Fulcher: Idaho should ditch Common Core

Days after Indiana became the first state to opt out of the Common Core standards, Republican gubernatorial candidate Russ Fulcher vowed to follow suit.

Russ Fulcher
Sen. Russ Fulcher

“As governor of Idaho, I will push for legislation that allows Idaho to opt out of this top-down, one-size-fits-all federal program,” Fulcher, a Meridian state senator, said in a news release Wednesday. “We need to bring control back to Idaho, and empower teachers and parents so they can establish an education system that truly enables our students to excel.”

On Monday, Indiana Gov. Mike Pence signed a bill opting his state out of the multistate standards. While the math and English language arts standards have stirred some controversy in Idaho, there was no concerted effort in the just-completed legislative session to repeal Common Core. Fulcher and other Republicans criticized the Smarter Balanced Assessment Consortium exams, a lengthy online test aligned to Idaho Core Standards — but schools began field testing the SBAC exam this week.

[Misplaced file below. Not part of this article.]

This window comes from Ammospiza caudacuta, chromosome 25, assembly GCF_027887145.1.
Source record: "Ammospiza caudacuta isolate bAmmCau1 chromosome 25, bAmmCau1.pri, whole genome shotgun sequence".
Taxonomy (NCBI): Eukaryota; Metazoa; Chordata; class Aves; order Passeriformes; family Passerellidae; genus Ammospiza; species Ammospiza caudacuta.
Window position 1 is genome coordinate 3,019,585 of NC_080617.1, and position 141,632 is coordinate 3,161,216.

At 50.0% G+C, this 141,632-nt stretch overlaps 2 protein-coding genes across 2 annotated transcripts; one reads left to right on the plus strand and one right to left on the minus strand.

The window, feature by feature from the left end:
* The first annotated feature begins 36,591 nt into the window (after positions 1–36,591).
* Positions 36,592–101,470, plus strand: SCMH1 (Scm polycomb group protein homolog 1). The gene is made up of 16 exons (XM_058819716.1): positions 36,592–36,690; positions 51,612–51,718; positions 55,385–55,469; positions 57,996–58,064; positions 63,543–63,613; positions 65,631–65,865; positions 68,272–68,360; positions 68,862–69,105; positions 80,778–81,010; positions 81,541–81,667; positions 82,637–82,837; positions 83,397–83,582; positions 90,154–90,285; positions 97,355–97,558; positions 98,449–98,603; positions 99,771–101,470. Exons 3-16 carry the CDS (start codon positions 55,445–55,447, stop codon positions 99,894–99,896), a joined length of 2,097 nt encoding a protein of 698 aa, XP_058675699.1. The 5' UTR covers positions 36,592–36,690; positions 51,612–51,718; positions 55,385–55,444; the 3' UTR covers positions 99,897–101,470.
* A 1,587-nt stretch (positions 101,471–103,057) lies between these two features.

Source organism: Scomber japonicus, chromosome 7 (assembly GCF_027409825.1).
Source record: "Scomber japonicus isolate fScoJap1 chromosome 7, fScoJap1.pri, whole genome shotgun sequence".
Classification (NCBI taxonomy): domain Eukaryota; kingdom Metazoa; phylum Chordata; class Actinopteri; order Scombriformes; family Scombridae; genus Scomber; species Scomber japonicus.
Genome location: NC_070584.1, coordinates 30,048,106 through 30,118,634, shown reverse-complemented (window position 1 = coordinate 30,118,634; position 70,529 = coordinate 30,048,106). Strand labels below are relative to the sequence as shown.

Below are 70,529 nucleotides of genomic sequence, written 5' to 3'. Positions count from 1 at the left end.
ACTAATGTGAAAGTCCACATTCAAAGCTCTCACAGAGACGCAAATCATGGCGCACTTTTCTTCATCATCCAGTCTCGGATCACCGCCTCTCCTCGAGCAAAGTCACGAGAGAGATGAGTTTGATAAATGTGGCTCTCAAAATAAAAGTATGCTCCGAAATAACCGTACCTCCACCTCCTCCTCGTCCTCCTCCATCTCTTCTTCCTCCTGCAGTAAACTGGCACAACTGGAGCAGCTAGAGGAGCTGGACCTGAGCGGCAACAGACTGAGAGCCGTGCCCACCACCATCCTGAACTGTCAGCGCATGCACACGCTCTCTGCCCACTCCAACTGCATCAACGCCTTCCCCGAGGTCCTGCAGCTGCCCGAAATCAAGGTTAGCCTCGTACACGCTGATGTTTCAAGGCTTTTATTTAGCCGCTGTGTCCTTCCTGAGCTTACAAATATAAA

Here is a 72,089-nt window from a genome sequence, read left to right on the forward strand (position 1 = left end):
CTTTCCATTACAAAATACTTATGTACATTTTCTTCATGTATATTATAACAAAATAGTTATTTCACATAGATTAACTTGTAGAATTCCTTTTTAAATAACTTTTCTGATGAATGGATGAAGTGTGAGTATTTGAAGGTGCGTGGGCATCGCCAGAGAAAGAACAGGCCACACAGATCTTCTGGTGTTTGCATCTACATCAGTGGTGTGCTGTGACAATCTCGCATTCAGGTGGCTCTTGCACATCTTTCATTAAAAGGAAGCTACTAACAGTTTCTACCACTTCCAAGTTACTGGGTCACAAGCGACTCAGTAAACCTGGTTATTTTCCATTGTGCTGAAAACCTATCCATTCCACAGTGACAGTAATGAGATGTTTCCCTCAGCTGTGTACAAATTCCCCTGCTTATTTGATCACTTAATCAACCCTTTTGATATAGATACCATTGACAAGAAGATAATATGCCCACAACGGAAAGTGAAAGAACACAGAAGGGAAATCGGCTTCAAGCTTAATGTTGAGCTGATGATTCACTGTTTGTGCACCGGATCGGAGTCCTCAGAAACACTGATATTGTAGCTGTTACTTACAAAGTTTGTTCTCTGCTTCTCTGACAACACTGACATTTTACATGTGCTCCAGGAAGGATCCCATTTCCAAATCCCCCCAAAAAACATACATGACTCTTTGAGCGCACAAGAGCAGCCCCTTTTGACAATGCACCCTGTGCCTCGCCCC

The standards themselves still have vocal support from incumbent Gov. Butch Otter and key legislators, three years after the Legislature’s education committees signed off on them. As a Senate Education Committee member, Fulcher endorsed the Common Core standards when they came up for a vote in 2011.

Fulcher is challenging Otter in the May 20 GOP primary.

Quotes from Fulcher’s Wednesday news release:

“‘I applaud Indiana Gov. Mike Pence and the Indiana State Legislature for their decision to opt out of the federal Common Core education standards. I believe these national standards strip decisions away from parents and teachers and are setting every public school on a path to mediocrity.

“‘As governor of Idaho, I will push for legislation that allows Idaho to opt out of this top-down, one-size-fits-all federal program. We need to bring control back to Idaho, and empower teachers and parents so they can establish an education system that truly enables our students to excel.'”